Now is the time to think about year-end tax planning strategies. While no significant change in tax rates is expected for 2016, there are still year-shifting maneuvers that could be employed if you expect to be in either a higher or lower tax bracket for 2016.
For instance, if you anticipate being in a lower tax bracket next year, you should consider delaying sale of assets producing gains, deferring any year-end bonuses and pushing out collection of outstanding accounts receivable. At the same time you should look at accelerating deductions into the current year by prepaying property taxes or January’s mortgage. You might also try to bunch medical and dental expenses into the current year if you expect them to exceed the adjusted gross income floor limitation for both years. Moving future charitable contributions into the current year as well as converting stock losses by selling before year-end should be considered.
On the other hand, if you expect to be in a higher bracket in 2016, the above strategies should be employed in reverse. Accelerate those income items over which you have control into the current year while pushing out deductible expenses until next year.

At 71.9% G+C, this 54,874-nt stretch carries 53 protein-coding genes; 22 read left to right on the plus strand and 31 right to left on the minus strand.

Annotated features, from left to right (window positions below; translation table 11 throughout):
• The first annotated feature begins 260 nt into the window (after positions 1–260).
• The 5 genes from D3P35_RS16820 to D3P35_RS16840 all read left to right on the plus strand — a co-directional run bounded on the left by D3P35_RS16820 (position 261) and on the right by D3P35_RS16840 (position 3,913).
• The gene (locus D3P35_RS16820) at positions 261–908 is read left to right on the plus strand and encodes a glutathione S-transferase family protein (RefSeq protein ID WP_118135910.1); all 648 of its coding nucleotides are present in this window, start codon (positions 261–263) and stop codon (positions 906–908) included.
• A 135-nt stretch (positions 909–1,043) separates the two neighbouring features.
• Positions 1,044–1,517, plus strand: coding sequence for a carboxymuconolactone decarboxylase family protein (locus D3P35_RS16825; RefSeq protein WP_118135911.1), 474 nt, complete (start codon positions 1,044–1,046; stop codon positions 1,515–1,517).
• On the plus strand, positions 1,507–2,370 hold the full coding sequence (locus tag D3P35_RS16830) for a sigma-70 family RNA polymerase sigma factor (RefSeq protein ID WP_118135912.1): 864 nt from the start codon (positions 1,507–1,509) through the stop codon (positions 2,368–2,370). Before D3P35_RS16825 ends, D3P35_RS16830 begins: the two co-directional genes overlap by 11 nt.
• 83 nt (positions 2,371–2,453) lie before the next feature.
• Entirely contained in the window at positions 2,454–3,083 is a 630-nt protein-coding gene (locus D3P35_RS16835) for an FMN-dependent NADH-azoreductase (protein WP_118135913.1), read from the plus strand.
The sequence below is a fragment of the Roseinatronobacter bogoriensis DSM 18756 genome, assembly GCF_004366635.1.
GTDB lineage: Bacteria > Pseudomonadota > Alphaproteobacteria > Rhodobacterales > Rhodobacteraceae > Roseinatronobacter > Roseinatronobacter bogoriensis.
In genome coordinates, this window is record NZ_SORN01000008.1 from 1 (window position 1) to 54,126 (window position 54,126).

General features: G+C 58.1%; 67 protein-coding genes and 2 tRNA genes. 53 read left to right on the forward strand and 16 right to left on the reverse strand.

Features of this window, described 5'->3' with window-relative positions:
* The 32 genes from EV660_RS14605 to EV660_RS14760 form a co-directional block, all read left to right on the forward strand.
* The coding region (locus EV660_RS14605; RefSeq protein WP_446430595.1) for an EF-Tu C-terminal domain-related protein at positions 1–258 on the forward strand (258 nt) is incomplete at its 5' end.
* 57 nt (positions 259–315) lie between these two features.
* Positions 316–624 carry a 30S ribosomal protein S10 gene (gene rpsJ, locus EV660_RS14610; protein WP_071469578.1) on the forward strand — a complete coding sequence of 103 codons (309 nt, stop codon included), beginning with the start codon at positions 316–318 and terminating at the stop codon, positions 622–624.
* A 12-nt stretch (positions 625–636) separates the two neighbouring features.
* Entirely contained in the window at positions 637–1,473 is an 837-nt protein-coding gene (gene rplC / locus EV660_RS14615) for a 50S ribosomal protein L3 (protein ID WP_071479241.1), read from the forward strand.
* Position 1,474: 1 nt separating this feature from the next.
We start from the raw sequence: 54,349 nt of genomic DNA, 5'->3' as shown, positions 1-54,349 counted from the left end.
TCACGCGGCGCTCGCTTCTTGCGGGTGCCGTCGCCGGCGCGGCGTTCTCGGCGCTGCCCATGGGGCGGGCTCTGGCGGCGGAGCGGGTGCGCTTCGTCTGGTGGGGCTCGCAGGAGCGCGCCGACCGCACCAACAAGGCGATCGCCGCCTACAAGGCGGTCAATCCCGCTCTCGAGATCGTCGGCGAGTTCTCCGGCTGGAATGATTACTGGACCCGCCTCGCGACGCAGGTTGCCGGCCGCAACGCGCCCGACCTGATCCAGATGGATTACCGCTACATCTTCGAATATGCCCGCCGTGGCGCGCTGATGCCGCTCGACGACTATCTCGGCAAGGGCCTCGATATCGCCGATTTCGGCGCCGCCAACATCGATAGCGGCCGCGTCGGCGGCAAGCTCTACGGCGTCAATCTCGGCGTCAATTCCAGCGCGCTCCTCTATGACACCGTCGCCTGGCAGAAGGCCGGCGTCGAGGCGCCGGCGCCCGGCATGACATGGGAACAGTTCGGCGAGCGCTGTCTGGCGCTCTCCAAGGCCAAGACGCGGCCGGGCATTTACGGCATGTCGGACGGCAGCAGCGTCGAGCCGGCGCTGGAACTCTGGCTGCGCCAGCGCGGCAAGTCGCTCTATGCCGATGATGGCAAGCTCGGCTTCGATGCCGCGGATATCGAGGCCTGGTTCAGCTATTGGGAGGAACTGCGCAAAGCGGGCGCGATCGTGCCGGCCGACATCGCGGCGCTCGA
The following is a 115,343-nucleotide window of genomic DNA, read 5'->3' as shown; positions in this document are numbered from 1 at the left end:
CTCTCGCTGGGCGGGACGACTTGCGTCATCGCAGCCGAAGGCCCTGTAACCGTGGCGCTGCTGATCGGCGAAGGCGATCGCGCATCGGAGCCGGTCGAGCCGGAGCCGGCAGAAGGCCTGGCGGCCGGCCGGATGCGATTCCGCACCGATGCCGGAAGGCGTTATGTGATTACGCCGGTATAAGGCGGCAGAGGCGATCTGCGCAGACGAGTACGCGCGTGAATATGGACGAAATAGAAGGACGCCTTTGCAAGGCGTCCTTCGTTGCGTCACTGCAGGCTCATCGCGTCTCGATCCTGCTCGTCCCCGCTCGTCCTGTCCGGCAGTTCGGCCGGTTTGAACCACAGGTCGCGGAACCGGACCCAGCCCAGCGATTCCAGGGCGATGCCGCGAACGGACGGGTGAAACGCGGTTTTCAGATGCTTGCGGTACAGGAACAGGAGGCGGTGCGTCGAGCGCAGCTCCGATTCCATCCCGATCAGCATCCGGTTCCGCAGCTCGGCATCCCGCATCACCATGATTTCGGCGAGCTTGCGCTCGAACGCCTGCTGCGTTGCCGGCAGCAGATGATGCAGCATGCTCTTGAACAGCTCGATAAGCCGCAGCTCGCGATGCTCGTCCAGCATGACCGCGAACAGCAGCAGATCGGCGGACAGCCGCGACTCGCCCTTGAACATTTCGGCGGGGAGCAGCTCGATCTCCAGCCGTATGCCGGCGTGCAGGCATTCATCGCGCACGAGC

Again this year, one must keep an eye on the impact of the net investment income tax, which applies if the taxpayer’s modified adjusted gross income (MAGI) exceeds threshold amounts. Those threshold amounts are $250,000 for married filing jointly (and surviving spouses), $125,000 for married filing separately, and $200,000 for all others. The tax is 3.8% on the lesser of net investment income or the amount by which your MAGI exceeds the threshold amounts. To mitigate the impact of this tax one might consider moving income producing investments into tax-exempt bonds, thus lowering MAGI. Since the investment income tax applies to income from passive activities, you should explore whether any steps could be taken to reclassify such income as non-passive.
And, as always, you should make the maximum contributions allowable to retirement plans, especially if your employer makes a matching contribution.